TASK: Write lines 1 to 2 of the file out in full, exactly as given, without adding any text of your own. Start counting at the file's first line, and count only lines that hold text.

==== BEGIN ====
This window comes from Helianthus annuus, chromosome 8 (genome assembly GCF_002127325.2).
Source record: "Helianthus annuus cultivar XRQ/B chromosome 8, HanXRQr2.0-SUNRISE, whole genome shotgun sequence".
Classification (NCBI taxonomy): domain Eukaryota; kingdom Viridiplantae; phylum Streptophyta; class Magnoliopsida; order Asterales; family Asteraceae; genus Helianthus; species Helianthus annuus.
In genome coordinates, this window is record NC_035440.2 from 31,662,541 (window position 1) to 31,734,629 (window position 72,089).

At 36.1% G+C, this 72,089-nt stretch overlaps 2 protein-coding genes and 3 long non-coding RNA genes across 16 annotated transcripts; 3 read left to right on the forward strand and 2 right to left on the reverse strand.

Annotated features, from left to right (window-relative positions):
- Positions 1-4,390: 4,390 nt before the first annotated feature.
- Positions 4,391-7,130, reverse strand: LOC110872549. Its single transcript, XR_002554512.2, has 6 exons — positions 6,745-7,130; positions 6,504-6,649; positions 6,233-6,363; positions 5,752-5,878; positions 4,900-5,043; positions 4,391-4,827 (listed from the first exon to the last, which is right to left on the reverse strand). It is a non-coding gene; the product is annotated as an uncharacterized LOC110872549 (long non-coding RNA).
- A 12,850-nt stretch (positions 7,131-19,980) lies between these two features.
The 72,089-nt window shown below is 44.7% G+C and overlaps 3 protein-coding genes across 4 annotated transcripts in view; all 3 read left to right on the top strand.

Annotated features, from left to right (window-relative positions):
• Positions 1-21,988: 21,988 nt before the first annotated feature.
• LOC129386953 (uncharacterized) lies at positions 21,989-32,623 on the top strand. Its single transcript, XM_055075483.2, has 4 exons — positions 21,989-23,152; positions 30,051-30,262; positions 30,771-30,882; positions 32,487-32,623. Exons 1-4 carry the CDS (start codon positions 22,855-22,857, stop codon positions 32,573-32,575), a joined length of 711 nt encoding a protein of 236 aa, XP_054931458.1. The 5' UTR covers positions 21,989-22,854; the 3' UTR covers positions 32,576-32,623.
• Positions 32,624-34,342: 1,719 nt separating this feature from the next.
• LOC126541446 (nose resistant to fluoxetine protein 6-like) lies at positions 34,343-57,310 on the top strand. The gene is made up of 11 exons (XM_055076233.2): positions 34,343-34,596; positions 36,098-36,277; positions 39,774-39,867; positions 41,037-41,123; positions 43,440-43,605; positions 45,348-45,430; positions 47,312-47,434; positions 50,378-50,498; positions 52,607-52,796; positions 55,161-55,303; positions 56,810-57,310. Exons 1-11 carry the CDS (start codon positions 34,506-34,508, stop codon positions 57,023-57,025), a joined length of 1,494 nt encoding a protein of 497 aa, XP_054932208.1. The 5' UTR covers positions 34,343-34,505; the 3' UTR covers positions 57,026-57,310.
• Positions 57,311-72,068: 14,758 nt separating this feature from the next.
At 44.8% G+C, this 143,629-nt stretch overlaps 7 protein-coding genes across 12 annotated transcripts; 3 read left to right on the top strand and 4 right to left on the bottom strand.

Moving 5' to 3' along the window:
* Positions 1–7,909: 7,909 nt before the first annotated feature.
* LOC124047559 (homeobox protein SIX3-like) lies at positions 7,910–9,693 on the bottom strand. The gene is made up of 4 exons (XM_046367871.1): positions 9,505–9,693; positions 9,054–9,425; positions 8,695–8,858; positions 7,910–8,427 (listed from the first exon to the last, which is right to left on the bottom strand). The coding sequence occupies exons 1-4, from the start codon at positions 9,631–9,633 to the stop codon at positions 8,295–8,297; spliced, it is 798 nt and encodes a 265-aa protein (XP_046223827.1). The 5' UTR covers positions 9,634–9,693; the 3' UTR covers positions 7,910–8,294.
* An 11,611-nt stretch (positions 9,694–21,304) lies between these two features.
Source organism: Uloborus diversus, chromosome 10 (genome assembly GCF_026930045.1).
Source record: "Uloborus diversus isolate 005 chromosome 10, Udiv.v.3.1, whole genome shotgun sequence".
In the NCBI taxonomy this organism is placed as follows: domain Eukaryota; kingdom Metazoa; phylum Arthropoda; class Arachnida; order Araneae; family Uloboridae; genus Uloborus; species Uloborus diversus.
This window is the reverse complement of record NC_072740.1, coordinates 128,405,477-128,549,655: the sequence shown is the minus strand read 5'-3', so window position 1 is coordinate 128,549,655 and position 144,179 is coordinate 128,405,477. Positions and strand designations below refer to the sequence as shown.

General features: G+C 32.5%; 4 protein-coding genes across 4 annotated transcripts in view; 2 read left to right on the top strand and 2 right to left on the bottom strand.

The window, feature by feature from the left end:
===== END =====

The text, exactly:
This window comes from Helianthus annuus, chromosome 8 (genome assembly GCF_002127325.2).
Source record: "Helianthus annuus cultivar XRQ/B chromosome 8, HanXRQr2.0-SUNRISE, whole genome shotgun sequence".